Environmental Impact Assessment Training an Eye-Opener for Manicaland Community Monitors


22 April 2022

Compiled by Ngoni. T. Maunga, Tildar Nyakunu and Zvaitwa Katsidzira.

The mining of diamond in Marange came with destruction and pollution of the environment due to land degradation, deforestation, discharge of effluents, blasting, and dust emissions. Lack of progressive rehabilitation of land and implementation of precautions to lessen pollution of water and air has affected community health and safety. Thus, several Community-Based Organisations and Trusts were formed to advocate for environmental protection and sustainable mining that fosters socio-economic development.  The Trusts have environmental human rights defenders (EHRDs) and Community monitors (CM) that were trained. However, polarization, militarization, and lack of technical knowledge in monitoring as new laws and technologies continue to roll in pose a challenge to EHRDs.  Therefore, continued training by Zimbabwe Environmental Law Association (ZELA) and Environmental Management Agency (EMA) are ushering an increased awareness in host communities about environmental management, Environmental Laws, Constitutional rights, legal framework, and technical knowledge involved in matters to do with business and human rights, natural resource protection and governance.

Courtesy of EMA and ZELA, ZIDAWU and other Community-Based Organizations (CBOs) from Marange converged at St Andrews mission. Twenty-two (22) participants were trained on independent Environmental Impact Assessment (EIA) and knowledge on EIA which is timely given the EMA amendment which is underway. The training raised awareness on the importance of understanding Environmental Impact Assessment. Mrs. Chipunza, Environmental Officer from Environmental Management Agency unpacked the EIA in a way that made EHRDs understand that it is not the whole EIA document that matters when checking the compliance of mining companies to environmental laws and regulations but the Environmental Management Plan (EMP) section. This section articulates how the company will address the environmental impacts of its mining activities. This comes as a new lesson as most monitors present were not privy to this hence the complaints that the document is voluminous and inaccessible to the majority.

Mrs. Chipunza also stressed that EIA enables communities to effectively assess implementations of projects by investors/company(s) operating within their community. Thus, when consultations are being done it is important to identify the impacts according to their class (determined by scale and size of operations) to find effective and viable solutions. Thus, knowing and engaging with the relevant authorities like local leadership, and the council is essential in identifying potential impacts and collaboratively finding mitigatory measures to these impacts.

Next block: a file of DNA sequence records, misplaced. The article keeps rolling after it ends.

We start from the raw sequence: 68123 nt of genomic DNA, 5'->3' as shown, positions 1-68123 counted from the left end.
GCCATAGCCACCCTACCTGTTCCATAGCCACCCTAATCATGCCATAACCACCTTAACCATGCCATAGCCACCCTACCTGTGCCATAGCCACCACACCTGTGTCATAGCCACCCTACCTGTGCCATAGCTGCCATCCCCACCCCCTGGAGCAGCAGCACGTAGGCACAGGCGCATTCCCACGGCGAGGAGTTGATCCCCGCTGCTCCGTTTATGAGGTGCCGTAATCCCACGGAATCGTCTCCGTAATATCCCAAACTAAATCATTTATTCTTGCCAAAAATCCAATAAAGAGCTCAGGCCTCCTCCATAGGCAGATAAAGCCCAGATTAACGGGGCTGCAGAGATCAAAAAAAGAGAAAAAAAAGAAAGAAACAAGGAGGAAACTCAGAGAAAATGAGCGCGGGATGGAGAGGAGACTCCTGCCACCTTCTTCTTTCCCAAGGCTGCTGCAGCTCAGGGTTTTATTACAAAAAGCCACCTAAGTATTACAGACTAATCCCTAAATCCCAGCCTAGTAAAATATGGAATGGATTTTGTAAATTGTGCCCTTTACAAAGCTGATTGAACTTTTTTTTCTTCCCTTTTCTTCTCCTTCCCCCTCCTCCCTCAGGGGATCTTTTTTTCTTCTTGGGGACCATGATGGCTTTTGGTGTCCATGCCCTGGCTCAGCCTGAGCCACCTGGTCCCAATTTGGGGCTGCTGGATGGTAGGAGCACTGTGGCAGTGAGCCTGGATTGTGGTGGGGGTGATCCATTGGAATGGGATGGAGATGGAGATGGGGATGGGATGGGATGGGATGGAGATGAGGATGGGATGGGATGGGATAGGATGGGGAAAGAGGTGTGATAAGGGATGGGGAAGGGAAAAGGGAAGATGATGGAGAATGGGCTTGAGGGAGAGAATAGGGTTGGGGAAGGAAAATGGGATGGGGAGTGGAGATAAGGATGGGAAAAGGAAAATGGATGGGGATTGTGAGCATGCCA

The other eye-opening explanation was of knowing and seeking to understand the nature of mining as this is essential in finding solutions to environmental impacts. Knowledge of different types of mining impacts is also important, for example, short-term impacts mitigation measures are different from those of long-term, the same with reversible as opposed to irreversible impacts. Thus, knowing the difference will ensure that community monitors advocate and lobby for specific measures to different and specific impacts at relevant levels. This also goes to understanding the financial capacity to know whether the company will be able to implement its EMP or will be incapacitated and find better or alternative solutions that are cost-effective and within the capacity of the mining company.

 Participants were encouraged to acquaint themselves to the legal framework that governs the activities of mining companies operating within and around communities. The right to access information as is provided for in section 62 of the Constitution could not be overemphasized as it was made known to the participants that they can approach EMA should we need to follow up on EIAs of companies within our domain.

Sharing experiences from Greater Hwange Residents Trust, Mr. Fidelis Chima buttressed the above-mentioned fact by narrating how their organisation followed up on a coal mining company in their area. They obtained the company’s EIA assessed it and even managed to successfully challenge some grey areas found in it. The remedy was achieved and according to Mr. Chima the host mining community is in harmony with the miner. This experience sharing unveiled to participants from the Marange community several skills critical in fostering investor compliance to projects agreed upon during engagement processes, investor transparency, and accountability.

The participation of Mutare Rural District Council C.E.O Mr. Chinaka and the ward councilor Mr. Banga at the event also revealed how Environmental monitors could work hand in hand with Rural District Council as they have Environmental communities at Ward level that assists in monitoring the implementation of the Environmental management plans of various organisations and entities at ward level. Their presence provided a good starting point in mapping good working relations between communities and responsible authorities. Participants were very appreciative of ZELA for their continued pragmatic support which strengthens the work of Community monitors and EHRDs in advocating for environmental protection and sustainable use of the environment for present and future days. Coming immediately before Earth Day, the communities were empowered in protecting the environment and mother earth for coexistence between humans and nature.

ZIDAWU Information Desk.

Email: zidawuinfor@gmail.com

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